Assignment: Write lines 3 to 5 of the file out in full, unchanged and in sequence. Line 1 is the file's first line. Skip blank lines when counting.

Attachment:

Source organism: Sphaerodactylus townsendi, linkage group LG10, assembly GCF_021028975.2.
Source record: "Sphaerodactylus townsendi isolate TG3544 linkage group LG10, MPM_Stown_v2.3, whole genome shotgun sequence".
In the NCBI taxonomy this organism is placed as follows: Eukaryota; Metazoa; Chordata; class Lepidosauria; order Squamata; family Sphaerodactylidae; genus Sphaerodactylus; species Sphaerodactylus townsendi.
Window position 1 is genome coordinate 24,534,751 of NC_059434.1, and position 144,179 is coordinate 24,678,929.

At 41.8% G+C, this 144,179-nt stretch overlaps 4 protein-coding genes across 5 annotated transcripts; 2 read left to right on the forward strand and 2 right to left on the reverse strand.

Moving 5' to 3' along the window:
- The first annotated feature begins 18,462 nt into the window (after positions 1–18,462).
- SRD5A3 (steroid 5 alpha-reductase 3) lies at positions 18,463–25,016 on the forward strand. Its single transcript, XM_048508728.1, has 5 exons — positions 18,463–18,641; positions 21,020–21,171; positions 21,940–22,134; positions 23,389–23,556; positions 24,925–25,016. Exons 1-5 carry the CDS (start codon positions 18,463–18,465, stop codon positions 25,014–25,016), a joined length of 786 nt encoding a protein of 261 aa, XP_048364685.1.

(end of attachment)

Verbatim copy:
In the NCBI taxonomy this organism is placed as follows: Eukaryota; Metazoa; Chordata; class Lepidosauria; order Squamata; family Sphaerodactylidae; genus Sphaerodactylus; species Sphaerodactylus townsendi.
Window position 1 is genome coordinate 24,534,751 of NC_059434.1, and position 144,179 is coordinate 24,678,929.

At 41.8% G+C, this 144,179-nt stretch overlaps 4 protein-coding genes across 5 annotated transcripts; 2 read left to right on the forward strand and 2 right to left on the reverse strand.